We pigeonhole—all the time. It is a natural tendency, a mechanism for us to make more sense of our world and help us cope with it better, particularly when experiences or things we encounter are new, strange, or don’t quite seem to fit. Margaret of the North—even in my mind—does not fit too snugly into one of the main categories novels are often forced into. But if I must make a choice, I would have to say that the novel does seem a little more literary than genre, given what I wanted to do with it. I was more concerned with character development than on nail-biting or heart-tugging plot (the element that often breaks or makes a genre novel). Plot-wise, this novel will not satisfy those who want action or a run-up to a climax that ends in some happy or tragic resolution. Instead, it proceeds in as natural a fashion as I could imagine life to happen. The most “thrilling” thing about it is the specter of a mean mother-in-law.
And yet, for most of us, doesn’t life, in fact, unfold this way? Plagued by mundane concerns that can be wearisome and monotonous, but hopefully punctuated by moments of utter joy or quiet happiness; conflicts that pester within or between us, sometimes relieved by unexpected meetings of hearts and minds that can endure but are more likely to be fleeting.
A consistent thread weaves through most of Gaskell’s books and I believe it stems from her concerns as a woman of her times, when industrialization was changing England radically. But this thread is lost or drowned under the much more vocal voices of the male-oriented society of her time.
A lot of Gaskell’s books bear the names of her heroines as titles. But Charles Dickens, who first published the novel, from which Margaret of the North takes off, thought a shift in focus emphasizing the stark contrasts between North and South England was more appropriate than Margaret Hale; hence, North and South. No doubt he also thought that the new title was more in keeping with the interests of the male-dominated society at the time, concerns that were also regarded as more relevant and important. But I think this change took the focus away from Gaskell’s deep preoccupation with women’s issues (evident in letters she wrote to friends and family), which were then ignored, seen as frivolous or, worse, assumed as nonexistent.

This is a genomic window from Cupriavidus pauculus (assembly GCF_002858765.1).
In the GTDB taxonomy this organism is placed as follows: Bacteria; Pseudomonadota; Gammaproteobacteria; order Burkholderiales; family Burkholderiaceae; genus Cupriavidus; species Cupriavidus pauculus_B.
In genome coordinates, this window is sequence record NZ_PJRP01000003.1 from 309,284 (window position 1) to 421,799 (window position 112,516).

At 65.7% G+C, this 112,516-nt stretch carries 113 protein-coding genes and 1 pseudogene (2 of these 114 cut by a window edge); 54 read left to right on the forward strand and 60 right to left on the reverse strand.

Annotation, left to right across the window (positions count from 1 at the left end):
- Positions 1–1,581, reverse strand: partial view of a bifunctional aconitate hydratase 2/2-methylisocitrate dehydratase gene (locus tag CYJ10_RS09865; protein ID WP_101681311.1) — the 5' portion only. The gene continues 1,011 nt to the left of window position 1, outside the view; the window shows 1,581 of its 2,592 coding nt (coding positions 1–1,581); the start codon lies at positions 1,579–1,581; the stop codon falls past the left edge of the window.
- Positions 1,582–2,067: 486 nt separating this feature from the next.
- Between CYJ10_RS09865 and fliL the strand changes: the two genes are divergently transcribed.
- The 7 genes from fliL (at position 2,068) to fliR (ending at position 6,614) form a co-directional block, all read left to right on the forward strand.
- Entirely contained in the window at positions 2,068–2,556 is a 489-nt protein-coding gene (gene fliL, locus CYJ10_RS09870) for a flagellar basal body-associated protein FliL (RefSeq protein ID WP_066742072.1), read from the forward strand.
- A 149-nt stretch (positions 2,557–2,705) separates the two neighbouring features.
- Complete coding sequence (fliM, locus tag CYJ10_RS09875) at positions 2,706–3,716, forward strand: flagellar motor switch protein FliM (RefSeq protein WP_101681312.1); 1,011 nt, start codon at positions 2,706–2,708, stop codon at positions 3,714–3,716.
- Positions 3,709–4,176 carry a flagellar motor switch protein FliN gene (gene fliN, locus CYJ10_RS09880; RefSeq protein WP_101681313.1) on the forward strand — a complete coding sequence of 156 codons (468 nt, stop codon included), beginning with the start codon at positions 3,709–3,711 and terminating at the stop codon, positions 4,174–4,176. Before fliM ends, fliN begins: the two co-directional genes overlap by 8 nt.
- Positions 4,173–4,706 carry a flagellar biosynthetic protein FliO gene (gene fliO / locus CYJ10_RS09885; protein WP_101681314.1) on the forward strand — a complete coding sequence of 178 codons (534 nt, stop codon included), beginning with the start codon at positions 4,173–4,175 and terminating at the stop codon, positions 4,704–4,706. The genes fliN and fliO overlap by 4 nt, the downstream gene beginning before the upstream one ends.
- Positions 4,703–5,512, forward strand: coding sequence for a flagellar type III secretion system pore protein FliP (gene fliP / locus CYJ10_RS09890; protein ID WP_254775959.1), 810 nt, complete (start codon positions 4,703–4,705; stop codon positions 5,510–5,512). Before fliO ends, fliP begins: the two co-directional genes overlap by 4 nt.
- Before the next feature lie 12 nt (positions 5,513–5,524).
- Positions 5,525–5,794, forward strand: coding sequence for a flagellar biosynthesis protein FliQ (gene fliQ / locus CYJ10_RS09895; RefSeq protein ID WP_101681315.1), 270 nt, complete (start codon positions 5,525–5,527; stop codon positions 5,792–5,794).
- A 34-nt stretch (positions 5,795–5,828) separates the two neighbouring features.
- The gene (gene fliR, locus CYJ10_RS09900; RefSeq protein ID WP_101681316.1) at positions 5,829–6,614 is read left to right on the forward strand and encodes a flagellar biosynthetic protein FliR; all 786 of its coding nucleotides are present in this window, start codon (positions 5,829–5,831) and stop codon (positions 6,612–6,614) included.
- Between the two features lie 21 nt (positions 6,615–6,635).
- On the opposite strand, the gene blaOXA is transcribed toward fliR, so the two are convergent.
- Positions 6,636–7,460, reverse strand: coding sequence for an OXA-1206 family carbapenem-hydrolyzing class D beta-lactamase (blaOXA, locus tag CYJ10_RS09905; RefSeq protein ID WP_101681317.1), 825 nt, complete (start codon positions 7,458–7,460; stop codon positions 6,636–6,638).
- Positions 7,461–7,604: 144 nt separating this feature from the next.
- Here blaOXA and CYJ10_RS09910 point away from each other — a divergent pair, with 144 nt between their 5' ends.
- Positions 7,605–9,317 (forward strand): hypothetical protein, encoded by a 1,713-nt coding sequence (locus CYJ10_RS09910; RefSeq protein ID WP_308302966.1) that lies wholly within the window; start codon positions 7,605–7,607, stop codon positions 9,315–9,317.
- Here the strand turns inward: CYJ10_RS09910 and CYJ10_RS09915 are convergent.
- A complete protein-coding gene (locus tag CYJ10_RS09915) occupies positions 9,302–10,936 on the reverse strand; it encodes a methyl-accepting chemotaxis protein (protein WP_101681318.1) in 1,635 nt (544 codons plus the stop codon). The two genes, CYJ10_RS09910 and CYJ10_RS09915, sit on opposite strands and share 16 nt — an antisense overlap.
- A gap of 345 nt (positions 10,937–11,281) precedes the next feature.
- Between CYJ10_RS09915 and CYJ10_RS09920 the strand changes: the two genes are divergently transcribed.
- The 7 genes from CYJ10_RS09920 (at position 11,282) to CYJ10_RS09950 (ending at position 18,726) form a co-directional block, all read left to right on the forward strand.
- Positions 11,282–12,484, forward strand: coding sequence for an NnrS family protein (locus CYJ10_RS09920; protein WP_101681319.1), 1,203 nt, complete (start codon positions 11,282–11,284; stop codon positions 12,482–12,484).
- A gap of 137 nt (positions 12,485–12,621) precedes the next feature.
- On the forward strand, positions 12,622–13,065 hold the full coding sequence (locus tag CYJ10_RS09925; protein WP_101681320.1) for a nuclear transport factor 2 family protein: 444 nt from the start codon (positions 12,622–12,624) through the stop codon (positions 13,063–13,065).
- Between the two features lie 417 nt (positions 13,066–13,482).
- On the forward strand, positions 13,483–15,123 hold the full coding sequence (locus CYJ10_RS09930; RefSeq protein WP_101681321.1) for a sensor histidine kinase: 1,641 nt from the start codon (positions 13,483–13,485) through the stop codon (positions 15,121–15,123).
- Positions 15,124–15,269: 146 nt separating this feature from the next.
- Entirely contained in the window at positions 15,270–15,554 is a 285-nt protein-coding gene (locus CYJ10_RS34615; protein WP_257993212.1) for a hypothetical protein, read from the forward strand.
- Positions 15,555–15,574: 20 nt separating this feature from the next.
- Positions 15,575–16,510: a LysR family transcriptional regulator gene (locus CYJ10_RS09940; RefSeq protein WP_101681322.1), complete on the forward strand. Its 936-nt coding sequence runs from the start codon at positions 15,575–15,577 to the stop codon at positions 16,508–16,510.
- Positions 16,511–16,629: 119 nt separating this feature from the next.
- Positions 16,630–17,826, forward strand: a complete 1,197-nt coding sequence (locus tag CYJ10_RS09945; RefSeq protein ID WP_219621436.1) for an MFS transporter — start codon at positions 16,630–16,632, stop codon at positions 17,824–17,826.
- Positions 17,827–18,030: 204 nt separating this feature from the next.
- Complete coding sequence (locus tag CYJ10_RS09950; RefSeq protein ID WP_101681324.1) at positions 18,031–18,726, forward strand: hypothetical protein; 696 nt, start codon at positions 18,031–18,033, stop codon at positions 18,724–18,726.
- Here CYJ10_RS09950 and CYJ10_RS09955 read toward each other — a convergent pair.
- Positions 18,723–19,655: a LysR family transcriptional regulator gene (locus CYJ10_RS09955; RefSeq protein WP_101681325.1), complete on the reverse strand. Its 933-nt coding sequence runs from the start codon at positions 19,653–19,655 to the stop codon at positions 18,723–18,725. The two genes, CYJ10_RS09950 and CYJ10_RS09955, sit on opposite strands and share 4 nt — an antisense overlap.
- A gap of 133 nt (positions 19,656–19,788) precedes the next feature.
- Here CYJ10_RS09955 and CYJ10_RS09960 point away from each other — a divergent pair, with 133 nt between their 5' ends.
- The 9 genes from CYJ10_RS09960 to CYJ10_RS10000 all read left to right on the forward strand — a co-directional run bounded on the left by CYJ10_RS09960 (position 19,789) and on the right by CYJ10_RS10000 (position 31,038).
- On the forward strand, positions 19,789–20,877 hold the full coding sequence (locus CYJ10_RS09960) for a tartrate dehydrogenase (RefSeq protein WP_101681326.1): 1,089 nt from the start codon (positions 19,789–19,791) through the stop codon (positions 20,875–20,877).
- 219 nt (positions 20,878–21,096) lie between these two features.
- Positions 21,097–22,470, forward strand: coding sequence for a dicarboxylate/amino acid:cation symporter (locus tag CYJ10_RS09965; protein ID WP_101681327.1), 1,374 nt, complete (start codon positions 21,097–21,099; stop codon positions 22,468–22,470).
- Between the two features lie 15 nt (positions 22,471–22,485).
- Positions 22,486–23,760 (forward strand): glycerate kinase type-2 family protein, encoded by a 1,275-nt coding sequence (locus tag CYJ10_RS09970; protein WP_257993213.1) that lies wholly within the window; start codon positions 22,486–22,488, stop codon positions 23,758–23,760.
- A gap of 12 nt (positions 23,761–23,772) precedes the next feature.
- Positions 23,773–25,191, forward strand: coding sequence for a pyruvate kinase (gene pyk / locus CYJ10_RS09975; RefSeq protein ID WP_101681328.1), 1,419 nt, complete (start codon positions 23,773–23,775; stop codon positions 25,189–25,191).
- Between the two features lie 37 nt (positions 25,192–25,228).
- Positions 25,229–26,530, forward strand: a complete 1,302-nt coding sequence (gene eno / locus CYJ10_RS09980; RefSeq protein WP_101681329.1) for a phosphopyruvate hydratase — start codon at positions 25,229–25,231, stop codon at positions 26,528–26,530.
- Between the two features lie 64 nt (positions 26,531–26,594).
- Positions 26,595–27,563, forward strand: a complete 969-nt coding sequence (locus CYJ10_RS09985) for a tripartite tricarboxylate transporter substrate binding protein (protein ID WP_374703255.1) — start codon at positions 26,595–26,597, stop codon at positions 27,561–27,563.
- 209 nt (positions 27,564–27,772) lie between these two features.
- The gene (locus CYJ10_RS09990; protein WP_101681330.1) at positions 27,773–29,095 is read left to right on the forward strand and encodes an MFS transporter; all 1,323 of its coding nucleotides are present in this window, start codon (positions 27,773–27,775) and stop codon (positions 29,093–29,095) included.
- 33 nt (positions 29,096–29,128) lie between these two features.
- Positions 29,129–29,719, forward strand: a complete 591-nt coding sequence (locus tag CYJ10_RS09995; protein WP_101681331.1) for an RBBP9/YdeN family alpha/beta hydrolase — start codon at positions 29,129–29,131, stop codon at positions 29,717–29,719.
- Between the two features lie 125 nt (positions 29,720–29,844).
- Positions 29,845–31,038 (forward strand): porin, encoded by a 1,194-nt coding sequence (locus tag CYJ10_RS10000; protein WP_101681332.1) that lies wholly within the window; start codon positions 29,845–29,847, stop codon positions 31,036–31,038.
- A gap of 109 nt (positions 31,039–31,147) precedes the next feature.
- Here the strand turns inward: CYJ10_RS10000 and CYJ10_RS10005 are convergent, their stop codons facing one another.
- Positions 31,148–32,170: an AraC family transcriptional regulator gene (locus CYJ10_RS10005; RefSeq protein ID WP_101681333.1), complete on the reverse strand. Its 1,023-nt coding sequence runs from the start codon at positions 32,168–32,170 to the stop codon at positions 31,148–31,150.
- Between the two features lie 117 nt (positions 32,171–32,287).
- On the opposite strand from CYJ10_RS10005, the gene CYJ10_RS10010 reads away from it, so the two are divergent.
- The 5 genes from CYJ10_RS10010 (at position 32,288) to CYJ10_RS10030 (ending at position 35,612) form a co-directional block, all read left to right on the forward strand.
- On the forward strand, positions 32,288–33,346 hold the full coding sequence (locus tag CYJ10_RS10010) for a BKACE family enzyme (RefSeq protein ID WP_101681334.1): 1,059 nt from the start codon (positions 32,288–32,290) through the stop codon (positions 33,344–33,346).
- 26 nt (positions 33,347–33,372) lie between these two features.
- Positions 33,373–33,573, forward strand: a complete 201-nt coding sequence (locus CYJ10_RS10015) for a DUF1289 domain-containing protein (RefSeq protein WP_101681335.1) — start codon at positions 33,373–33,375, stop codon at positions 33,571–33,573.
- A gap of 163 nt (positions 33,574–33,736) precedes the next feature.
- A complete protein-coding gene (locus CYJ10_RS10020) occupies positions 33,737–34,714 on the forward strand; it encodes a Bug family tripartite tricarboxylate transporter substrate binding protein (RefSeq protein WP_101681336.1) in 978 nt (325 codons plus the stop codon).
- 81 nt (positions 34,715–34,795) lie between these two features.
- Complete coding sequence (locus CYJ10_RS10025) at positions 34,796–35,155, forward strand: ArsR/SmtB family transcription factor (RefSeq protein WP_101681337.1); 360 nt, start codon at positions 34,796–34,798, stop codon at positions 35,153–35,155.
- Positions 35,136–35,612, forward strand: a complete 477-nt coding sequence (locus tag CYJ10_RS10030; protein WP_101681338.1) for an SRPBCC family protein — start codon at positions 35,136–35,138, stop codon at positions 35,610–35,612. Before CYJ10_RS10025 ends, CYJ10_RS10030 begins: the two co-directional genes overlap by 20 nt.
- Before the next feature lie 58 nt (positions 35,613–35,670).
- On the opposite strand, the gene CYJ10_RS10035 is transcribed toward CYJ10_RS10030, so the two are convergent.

Victorian women generally were pampered and infantilized, their main functions confined to keeping house, bearing children, and being gracious and pretty enough to adorn a man’s image. Gaskell showed me, with at least three characters in North and South—Mrs. Thornton, Margaret, and the maid Dixon—that that was not the case.
Gaskell’s novel has been described as a romance set against a backdrop of occasionally violent strikes as the working class fought for their rights against tyrannical masters. I look at mine as a kind of Victorian feminist bildungsroman (coming-of-age novel) couched in romance. To me, the romance is not only in the love between John and Margaret but also in the adventure and excitement that Margaret goes through as she discovers herself and fully realizes her womanhood. It is a journey that happens quietly and mostly internally.
Margaret moves from an idyllic Southern village to a harsh bustling Northern city. There, she confronts not only her place in a rapidly changing society but also her growing awareness of her persona as a woman, one with compelling sexual, familial, and self-actualizing needs. One who wants a voice and makes a mark. By refocusing on Margaret’s journey into a fully evolved, involved individual, I meant to pay homage to Ms. Gaskell and return to the themes that underscore her concerns about being a woman, those we now construe as gender issues.
Some literary scholars have noted the “interiority” of Gaskell’s characters—their frequent engagement with their thoughts and feelings. This is true of both Margaret and John who goes through his own trajectory of growth, developing his soft spot and tempering his alpha male. But it is not true of practical and staunch Mrs. Thornton who, in my mind, was the symbol of the dying old order (symbolized by ending the novel with her death). Perhaps, this is my bias, but I think this characteristic of introspection is essential to psychological growth.
Modern readers will find the story slow and even long-winded because I go into the character’s thoughts a lot. But introspective people do turn things in their minds over and over. Sadly, I think, our world of high-tech, instant information delivered in small bytes is shredding our attention span, literally, to pieces, making us impatient with the investment of time and reflection required in knowing ourselves and growing.
Posts on themes, characters, and what led me to write the book are in this section:
Margaret of the North, Related Posts
Excerpts and related Articles. From here, you can read the first chapter and get a sampling from three other chapters of the book.
Some Reviews can be found here.